The fight between Walker and Wakeling is of course over-shadowed by the main event at Glory 5, being the bout between Remy Bonjasky and Tyrone Spong. We asked Eddie what he thinks the outcome of the main event will be, and he feels it is too close to call. Walker told us, “Man, I don’t know if I even fighting or if I am going to be a fan for this card. So many legendary fighters and a lot of really good current fighters now, Tyrone Spong is new upcoming young guy, he is a beast. Remy is a beast as well, it’s going to be fun, I have seen Remy look like he is losing then next thing you know a flying knee or a flying kick is coming for the finish. Tyrone is just a solid beast; he goes out and just dominates so it’s going to be very interesting. I am not even picking sides on it, I’m excited to be able to sit back and watch.”

While the main event at Glory is sure to be a barnburner, the same could be said of Walkers fight with Stephen Wakeling as well. When asked how he sees the fight going, Eddie is expecting a war, telling BJPenn.com, “I see it being a battle. He is one of the best in the world, he is a top guy, and he is traditional Muay Thai guy, so it is going to be an interesting fight. I’m known for my hands, he is known for his kicks, I have pretty durable solid kicks as well, I just don’t really show them much. It is going to be a war man, and I have said in other interviews that I only have one way to win this fight. I have to knock him out or win by TKO; because if it goes to the judges there is no way in the world they are going to give me the fight. With it being in London, in his hometown with him being the favorite, I have no choice but to go in and fight for a win.”Even though Walker feels the pressure to avoid the judges’ scorecards and get the finish against Wakeling, the game plan doesn’t differ from his usual fighting style. Eddie continued with, “I never fight to just win on points, I have always gone in to finish fights and because I am going in there like that, I know he is going to come in like that. It is going to be a war. There is no doubt about it, that’s how I am training right now. Every fight that I have ever had, going in I don’t trust judges. Human beings have their own opinions, and I don’t trust anyone else’s opinion on something that I’ve trained so hard for, and to go in and work my ass off for, and then either get screwed or you know something comes up to where I didn’t get my hand raised at the end of the day. I am going to put in the effort to train, I am going to put in the effort to diet and sacrifice time away from my family, and I’m going to put in the effort to finish the fight before it goes to the judges.” I think some MMA fighters should heed Walkers advice as well.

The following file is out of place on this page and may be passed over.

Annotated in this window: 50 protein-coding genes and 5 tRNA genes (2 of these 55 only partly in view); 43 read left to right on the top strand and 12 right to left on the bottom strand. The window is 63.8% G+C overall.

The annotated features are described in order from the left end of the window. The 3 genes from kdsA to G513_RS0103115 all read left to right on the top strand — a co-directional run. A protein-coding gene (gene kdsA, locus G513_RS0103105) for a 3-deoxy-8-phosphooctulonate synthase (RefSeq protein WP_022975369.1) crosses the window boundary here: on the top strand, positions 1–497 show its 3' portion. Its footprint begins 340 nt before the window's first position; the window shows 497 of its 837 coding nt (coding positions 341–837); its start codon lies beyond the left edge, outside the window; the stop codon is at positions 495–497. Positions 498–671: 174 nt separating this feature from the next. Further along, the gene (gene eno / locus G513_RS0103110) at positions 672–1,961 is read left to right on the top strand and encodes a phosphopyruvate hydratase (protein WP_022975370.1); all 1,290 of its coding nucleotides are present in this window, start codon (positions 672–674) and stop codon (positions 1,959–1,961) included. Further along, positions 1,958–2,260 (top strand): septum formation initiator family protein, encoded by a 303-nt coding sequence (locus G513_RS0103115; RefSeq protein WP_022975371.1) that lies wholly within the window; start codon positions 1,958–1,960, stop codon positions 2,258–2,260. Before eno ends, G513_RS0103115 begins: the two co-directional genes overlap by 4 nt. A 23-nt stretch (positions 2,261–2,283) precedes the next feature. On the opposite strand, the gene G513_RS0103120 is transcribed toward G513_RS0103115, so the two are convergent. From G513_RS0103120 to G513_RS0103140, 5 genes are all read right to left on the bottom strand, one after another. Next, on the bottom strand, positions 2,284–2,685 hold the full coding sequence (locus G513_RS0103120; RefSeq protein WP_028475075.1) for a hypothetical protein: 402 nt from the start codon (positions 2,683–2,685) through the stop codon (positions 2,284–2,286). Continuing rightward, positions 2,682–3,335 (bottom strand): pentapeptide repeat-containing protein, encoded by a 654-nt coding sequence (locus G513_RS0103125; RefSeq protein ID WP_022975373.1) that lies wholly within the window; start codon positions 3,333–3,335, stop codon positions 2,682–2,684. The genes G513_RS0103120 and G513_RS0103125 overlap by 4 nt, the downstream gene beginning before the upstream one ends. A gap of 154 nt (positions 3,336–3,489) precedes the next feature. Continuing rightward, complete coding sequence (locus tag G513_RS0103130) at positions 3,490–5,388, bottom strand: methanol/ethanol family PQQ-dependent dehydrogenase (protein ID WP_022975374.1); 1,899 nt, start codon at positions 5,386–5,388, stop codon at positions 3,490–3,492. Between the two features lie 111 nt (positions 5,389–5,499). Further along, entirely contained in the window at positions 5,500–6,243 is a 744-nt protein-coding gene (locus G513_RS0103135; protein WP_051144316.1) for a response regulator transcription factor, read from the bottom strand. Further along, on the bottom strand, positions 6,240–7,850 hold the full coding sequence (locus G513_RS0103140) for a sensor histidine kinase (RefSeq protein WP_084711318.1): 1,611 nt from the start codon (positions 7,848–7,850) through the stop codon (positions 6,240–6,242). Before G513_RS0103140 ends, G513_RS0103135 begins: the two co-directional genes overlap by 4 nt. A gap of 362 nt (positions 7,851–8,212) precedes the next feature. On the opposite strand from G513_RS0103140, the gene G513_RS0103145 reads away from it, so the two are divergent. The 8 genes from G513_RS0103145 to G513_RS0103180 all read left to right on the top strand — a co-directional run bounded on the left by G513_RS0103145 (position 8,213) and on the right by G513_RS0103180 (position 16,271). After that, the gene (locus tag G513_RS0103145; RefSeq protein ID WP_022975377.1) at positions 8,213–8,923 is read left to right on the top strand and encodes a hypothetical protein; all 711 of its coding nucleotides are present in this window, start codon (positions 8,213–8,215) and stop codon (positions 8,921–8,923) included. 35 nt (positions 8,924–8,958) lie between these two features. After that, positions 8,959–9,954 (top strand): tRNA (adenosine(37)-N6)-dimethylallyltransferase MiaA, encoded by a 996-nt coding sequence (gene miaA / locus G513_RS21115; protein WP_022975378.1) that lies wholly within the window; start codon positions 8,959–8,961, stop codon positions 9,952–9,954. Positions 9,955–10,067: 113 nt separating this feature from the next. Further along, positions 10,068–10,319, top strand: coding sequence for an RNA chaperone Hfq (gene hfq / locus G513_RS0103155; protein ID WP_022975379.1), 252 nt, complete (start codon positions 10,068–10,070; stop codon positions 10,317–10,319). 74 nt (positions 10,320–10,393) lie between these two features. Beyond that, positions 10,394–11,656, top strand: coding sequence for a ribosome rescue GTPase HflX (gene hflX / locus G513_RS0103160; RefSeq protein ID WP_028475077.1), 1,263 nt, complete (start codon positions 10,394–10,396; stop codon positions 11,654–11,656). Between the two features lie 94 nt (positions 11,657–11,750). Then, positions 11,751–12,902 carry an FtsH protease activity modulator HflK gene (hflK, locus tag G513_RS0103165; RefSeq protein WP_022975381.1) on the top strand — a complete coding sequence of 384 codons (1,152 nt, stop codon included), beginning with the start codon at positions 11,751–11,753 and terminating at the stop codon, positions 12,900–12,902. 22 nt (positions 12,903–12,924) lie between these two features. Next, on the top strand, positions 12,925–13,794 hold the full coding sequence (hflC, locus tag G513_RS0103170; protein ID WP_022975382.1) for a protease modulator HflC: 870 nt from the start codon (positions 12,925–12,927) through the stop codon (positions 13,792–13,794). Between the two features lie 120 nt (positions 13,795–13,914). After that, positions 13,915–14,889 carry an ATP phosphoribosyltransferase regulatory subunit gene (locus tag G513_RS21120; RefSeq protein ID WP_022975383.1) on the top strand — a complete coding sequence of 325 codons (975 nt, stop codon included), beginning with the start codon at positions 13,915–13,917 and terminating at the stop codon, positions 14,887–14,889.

When it comes down to it, fans in attendance at Glory 5 and everyone watching across the globe is in for a treat. The card is stacked, and is sure to supply fans with nonstop action. Kinch asked Eddie Walker if he had any final advice for Stephen Wakeling going into Saturday’s bout, Walker showed respect and had few words for his opponent. Walker stated, “I have no advice for Wakeling, I mean he is 6 time world champ, the guy knows what he is doing, he is well prepared, I have no words for him. He is going to be ready; I am going to be ready and it’s going to be skill against skill. Whoever is the better man that night is going to win, and I am looking forward to the battle. So let’s see what happens on the 23rd.”

Glory 5 takes place this Saturday, March 23rd live from the ExCel Arena in London, England. Available only on Pay-Per View, the stacked card is likely to be slug fest from front to back. Be sure to tune in this weekend and witness the high level striking that only a promotion like Glory can deliver.

Be sure to check out our exclusive interviews with Tyrone Spong and Remy Bonjasky about their battle on March 23rd.

For the official results and latest news from Glory 5, stay tuned to BJPenn.com!